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The Dow Jones Industrial Average Index

Definition and Relevance of the Dow

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Definition: The Dow Jones Industrial Average is an index that represents the average price movement of 30 large companies from various industries in the United States. Named after Charles Dow and Edward Jones, the famous stock benchmark is also known as Dow Jones, the Dow 30 or as it is most often called, "the Dow."

Relevance of the Dow: Does it Still Matter?

Serious minded investors, such as technical traders and institutional investors, do not give as much reverence to the Dow Jones as mainstream media. Perhaps because of its relatively recognizable name, evening newscasts and wide read print media can simply provide a headline, such as "The Dow Hits Record Highs" and information consumers will know what that means.

But should investors really care what the Dow does? If it only represents 30 companies and the total stock market covers several thousand stocks, why does the Dow still receive such wide coverage on a daily basis? The S&P 500 Index is more widely accepted as a relevant stock benchmark in the mutual fund world and among stock traders but the Dow is still watched, if at least for psychological reasons.

For example, news headlines will follow every time the Dow hits any multiple of 1,000 during a day of stock trading. Often traders will sell some of their stock positions when the Dow hits high relative levels for fear the investor herd will retreat in intimidation of a new and untested mark. This creates a kind of self-fulfilling prophecy, which means the 30 stocks in the Dow may not represent the overall market as well as the S&P 500, but the Dow can move thousands of stock prices if it hits psychological highs or lows.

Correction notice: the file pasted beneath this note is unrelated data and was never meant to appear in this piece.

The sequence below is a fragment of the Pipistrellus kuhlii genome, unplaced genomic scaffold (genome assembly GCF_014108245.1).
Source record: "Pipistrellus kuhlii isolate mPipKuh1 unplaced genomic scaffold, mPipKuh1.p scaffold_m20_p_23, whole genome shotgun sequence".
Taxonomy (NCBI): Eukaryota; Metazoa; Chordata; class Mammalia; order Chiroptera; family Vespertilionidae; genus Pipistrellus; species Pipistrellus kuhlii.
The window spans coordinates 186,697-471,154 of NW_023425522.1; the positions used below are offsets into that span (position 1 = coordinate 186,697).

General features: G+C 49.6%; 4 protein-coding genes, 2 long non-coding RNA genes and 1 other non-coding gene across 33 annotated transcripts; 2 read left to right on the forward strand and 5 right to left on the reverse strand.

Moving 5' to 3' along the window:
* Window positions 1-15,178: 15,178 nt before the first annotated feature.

In summary, an investor may not even hold one of the 30 stocks in the Dow Jones Industrial Average index but they may want to pay attention because other investors are watching it.

Of course, your humble Mutual Funds Guide will not suggest that market timing is a good idea. Using a good S&P 500 Index fund can often produce better results with less headache than attempting to "beat the market."

Disclaimer: The information on this site is provided for discussion purposes only, and should not be misconstrued as investment advice. Under no circumstances does this information represent a recommendation to buy or sell securities.

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